I meet him on a _________ message board, when I have no-one to go with. I want recommends, lists, ideas of what to do alone there. And the responses are quick and his photo repeats down the page, and for every two others, Jake writes a post, to make sure he’s not missed. It’s the furthest I’ve gone to see _________, and Google’s told me some, but I want to go to places I’d regret not going, even if I’d never known about them. I’ll always wish I’d kissed Brad Pitt, despite the probability of it, despite never meeting.
I write out his suggestions in pen, thank him, but then he’s asking questions. Where am I from? What films do I watch? What year was I born? So I question him back. He doesn’t know Vanilla Sky is a remake or that Tom Cruise was married before, or before, or before that. Usually this would be my out. I’m always looking for one.
I reply anyway, because a bookshop keeps you busy but not busy enough, and the trouble with boredom is, you could fuck anyone before finding a single flaw. But perhaps this is what grown up is: finding the flaws and sinking yourself anyway. I ignore nerves, and type, “I used to watch Byker Grove, and I know that’s not only, but you’ve got to admit the iconicity of it is unforgettable.”
I stick a post-it over the laptop webcam, fold it over the lid so that Jake can’t see. Strange, to use a name, and not a pseudonym. But a face would be stranger. His picture’s a bridge, the pound coin one, and he says he’s on it if you squint. But I’m not falling for it. I say, “I’ll see you on it someday, when you take me to it.” He lols and picks a smiley face from a selection which sets off endorphins in me, and panic. Meaning he’s a kind of chronic disease brain reward.
He asks when I’m coming and I say, “I booked tickets already. Saturday. Nothing planned, ’til the evening,” and he says sure the gig, you’re coming for the gig and I say, “Yeah, just a regular groupie,” and he asks why no-one’s coming with me and I say, “My mum said don’t burn any bridge but I did. I couldn’t help myself. I like to teeter on a relationship’s edge, just when it could spin into another thing entirely.” And Jake says he gets it, but whether he does, I don’t know, because flat text has no intonation and I say, “There’d be no bridge problem in Newcastle, right? There are just so many. I couldn’t screw it up with all of them,” and he tells me which wouldn’t hold a grudge, says he doesn’t.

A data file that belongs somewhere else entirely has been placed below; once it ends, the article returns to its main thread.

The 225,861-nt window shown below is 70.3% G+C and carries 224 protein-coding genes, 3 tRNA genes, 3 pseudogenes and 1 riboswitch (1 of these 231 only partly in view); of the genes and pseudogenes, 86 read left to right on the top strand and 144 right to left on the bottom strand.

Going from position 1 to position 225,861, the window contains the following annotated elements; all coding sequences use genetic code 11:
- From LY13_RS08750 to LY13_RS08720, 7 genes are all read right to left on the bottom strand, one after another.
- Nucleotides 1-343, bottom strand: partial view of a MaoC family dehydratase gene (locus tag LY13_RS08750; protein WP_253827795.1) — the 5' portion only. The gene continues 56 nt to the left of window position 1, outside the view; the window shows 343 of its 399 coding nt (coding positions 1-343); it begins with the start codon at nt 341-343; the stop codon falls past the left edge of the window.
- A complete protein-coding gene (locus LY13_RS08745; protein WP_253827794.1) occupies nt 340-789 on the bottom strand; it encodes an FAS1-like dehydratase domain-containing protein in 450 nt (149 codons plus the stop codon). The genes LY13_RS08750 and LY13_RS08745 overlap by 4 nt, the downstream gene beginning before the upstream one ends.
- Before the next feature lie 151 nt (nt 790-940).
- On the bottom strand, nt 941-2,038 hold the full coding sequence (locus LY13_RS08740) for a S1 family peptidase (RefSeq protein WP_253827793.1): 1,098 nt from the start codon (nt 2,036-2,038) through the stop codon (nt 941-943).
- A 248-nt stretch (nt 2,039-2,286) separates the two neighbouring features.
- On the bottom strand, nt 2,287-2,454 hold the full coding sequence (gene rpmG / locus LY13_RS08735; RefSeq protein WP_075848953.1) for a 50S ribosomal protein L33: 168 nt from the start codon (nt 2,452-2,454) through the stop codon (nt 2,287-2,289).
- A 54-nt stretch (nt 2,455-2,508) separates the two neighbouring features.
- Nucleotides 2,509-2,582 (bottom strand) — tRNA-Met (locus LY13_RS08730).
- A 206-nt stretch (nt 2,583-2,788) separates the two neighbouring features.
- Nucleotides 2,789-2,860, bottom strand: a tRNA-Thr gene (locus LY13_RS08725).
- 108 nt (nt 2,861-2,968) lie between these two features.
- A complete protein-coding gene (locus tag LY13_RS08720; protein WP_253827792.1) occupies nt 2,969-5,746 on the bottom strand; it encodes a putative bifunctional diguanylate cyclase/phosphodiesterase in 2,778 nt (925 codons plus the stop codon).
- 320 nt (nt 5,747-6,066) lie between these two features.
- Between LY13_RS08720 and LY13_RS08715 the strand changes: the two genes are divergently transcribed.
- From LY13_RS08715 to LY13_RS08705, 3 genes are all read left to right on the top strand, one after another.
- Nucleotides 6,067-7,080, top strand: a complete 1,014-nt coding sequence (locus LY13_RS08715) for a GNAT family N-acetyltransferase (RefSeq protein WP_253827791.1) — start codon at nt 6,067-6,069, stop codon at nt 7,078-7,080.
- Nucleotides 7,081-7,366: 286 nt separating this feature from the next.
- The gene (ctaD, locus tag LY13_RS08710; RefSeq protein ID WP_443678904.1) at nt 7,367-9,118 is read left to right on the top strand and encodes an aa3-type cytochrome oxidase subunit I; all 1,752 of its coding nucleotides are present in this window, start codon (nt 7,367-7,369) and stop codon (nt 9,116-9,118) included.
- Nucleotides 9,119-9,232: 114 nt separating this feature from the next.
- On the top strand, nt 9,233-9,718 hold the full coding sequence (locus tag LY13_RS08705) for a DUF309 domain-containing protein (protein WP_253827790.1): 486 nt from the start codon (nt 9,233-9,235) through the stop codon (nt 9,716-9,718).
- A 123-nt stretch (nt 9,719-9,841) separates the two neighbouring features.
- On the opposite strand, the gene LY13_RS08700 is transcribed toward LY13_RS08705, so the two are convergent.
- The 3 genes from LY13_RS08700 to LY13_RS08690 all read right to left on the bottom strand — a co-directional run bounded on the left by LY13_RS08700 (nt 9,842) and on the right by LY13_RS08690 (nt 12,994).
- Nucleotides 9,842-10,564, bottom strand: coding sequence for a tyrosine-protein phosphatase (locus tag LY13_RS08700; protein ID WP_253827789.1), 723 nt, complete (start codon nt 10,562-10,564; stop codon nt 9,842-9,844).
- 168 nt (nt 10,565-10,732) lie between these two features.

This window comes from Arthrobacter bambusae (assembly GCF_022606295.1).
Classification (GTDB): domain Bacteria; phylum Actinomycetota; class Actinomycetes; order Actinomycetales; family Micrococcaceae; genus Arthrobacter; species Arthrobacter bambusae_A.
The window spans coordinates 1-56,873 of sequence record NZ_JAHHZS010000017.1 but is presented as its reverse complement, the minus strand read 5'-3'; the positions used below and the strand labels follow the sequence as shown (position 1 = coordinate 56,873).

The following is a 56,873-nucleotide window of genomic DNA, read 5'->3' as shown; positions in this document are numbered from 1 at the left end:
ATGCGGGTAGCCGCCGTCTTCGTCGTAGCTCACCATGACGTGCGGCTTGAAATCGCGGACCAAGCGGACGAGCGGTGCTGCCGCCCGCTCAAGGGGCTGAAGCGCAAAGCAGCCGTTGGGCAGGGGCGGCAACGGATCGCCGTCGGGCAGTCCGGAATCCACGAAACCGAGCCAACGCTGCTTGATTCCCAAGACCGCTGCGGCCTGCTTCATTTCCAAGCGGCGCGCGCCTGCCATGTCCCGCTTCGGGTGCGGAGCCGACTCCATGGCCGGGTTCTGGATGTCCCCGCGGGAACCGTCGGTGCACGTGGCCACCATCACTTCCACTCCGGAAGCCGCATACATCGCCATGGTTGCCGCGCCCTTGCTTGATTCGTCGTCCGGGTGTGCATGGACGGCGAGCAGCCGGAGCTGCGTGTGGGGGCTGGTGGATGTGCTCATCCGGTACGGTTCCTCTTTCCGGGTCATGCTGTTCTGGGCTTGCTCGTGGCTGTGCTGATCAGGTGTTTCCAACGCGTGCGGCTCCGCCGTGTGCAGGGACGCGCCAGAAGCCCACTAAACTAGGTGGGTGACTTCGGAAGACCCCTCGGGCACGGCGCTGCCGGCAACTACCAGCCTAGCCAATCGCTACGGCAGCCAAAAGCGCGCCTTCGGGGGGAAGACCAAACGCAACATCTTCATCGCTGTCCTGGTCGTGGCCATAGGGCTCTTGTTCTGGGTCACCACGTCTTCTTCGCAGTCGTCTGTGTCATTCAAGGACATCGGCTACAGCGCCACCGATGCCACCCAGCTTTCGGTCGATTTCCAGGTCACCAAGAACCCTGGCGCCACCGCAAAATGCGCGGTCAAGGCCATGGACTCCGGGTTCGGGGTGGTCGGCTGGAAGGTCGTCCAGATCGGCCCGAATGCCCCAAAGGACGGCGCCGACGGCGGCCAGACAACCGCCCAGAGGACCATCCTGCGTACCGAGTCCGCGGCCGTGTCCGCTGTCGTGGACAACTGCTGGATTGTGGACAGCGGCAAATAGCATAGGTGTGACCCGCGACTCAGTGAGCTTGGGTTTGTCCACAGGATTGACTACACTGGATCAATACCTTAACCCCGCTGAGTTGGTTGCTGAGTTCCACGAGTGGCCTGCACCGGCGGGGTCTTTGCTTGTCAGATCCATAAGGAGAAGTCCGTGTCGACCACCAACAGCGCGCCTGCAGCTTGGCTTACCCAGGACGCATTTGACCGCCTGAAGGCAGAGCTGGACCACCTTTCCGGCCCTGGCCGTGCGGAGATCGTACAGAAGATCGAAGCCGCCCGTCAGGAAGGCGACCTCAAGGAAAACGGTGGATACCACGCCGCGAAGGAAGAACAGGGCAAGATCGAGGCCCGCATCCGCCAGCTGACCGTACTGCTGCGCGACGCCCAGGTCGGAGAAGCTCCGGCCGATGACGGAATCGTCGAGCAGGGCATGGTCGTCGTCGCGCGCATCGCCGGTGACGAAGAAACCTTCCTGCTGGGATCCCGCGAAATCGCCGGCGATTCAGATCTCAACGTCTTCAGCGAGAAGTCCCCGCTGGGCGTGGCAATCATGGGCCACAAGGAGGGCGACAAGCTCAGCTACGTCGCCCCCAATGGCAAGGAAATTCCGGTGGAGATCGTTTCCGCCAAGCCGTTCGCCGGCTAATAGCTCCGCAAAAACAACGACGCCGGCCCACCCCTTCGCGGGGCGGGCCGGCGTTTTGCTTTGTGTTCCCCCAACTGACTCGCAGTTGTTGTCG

And between these late conversations, in which we ignore the jobs we go to when we can’t put it off longer, I go on Google Earth, see if I can spot him on Grey Street, in the precincts, at the coast. I check the beach especially because he mentions it, but the faces of those caught are blurred, dragged, or as I almost make out who it is, I realise I know no-one at that postcode, that street, that city, but Jake.
And for a while, Jake is all I know of the place. And I know he’s got an accent but my head won’t play it while I read each line. I’m not sure how to anticipate it, but I’m anticipating; the whole thing’s anticipation. The route finder makes the journey look long and the wish list of things to do while there – galleries, monuments, cinemas, metros – could be erased simply with a single suggestion. If he’s single. Or even if he isn’t.
The third night we speak, I ask if he’ll be there forever and he says he’s not sure. That somewhere’s so ingrained in you sometimes, it’s there wherever you are. I ask where else he’d be but he doesn’t know. I don’t either, because for every new place I try, I miss the first a little more. There’s always one person who, just like the information on an internet profile, the pictures, phone numbers, and updates, is kept forever even when you’ve hit the delete button. Nothing’s ever gone. Even when you think it is.